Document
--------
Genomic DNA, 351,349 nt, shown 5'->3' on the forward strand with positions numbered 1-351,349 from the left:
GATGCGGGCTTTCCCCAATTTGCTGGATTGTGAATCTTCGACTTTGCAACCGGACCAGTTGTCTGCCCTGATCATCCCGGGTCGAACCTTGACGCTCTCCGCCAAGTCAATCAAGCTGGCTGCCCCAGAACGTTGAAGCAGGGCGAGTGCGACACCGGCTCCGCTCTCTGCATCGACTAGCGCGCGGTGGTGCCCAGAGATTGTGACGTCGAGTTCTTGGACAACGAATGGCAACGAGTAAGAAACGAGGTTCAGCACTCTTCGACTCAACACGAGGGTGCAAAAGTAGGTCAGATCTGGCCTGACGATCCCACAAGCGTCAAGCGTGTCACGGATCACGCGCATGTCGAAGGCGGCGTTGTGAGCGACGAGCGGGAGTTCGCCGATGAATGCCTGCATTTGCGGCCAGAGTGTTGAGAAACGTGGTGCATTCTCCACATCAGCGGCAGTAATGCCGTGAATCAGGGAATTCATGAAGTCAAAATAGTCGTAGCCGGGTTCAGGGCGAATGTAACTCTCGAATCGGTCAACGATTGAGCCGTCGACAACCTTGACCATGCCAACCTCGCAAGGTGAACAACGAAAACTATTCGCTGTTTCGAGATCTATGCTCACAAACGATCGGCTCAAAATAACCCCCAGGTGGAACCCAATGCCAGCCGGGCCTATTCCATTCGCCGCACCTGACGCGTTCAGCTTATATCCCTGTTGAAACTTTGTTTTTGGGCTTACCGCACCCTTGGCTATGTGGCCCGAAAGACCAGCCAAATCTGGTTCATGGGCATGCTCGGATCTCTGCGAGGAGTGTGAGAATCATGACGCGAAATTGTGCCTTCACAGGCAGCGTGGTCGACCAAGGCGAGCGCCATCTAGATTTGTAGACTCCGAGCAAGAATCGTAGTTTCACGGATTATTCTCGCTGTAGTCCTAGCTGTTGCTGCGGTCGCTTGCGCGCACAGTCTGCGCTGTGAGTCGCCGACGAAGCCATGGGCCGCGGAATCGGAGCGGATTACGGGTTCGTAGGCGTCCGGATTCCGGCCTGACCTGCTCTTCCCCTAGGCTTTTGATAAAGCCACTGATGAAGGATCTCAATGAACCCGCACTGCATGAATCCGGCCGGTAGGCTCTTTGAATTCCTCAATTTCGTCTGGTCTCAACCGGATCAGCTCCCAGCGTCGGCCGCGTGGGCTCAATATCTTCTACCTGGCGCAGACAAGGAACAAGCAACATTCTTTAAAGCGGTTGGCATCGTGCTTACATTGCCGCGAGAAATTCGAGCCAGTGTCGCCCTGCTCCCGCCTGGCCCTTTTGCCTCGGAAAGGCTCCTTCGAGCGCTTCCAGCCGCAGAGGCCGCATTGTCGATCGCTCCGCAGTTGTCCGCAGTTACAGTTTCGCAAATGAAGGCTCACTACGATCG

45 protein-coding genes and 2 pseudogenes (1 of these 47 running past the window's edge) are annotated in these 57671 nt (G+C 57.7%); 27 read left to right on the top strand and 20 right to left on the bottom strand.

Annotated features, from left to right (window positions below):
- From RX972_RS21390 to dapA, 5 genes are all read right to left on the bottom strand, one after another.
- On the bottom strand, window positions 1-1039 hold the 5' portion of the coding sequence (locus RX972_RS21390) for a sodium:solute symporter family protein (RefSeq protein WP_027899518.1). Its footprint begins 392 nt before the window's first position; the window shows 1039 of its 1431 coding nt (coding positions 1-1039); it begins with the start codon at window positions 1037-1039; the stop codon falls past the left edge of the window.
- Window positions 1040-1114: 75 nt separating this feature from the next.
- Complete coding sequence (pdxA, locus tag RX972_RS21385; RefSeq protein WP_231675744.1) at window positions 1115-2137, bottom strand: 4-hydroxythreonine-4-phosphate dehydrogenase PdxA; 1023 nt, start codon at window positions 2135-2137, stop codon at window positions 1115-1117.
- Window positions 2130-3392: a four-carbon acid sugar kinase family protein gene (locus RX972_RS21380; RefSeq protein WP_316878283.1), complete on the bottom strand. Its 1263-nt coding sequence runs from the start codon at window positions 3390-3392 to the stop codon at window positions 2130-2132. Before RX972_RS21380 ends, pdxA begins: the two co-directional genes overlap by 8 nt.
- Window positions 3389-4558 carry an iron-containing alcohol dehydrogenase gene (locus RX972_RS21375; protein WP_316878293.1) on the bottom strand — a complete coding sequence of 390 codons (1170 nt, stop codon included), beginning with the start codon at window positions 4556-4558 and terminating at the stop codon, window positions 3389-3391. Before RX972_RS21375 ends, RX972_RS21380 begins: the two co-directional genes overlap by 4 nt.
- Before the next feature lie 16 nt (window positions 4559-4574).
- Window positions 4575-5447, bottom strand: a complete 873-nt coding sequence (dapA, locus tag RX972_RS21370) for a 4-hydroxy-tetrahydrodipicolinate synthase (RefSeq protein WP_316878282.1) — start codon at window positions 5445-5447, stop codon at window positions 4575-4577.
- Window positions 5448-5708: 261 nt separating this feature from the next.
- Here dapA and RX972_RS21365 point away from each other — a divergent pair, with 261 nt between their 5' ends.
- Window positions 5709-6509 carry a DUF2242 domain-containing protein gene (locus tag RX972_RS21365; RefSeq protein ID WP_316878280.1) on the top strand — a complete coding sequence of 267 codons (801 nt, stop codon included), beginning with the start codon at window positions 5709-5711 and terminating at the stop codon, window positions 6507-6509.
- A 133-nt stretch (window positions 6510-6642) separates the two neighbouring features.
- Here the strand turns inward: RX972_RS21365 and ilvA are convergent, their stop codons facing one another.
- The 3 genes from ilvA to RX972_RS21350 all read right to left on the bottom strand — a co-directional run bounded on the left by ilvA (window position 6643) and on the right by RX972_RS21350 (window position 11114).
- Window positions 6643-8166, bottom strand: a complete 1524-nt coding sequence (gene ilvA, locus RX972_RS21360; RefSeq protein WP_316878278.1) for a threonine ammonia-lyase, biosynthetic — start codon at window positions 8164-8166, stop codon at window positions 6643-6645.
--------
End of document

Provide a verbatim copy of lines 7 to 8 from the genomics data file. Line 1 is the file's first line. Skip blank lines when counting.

- Window positions 1040-1114: 75 nt separating this feature from the next.
- Complete coding sequence (pdxA, locus tag RX972_RS21385; RefSeq protein WP_231675744.1) at window positions 1115-2137, bottom strand: 4-hydroxythreonine-4-phosphate dehydrogenase PdxA; 1023 nt, start codon at window positions 2135-2137, stop codon at window positions 1115-1117.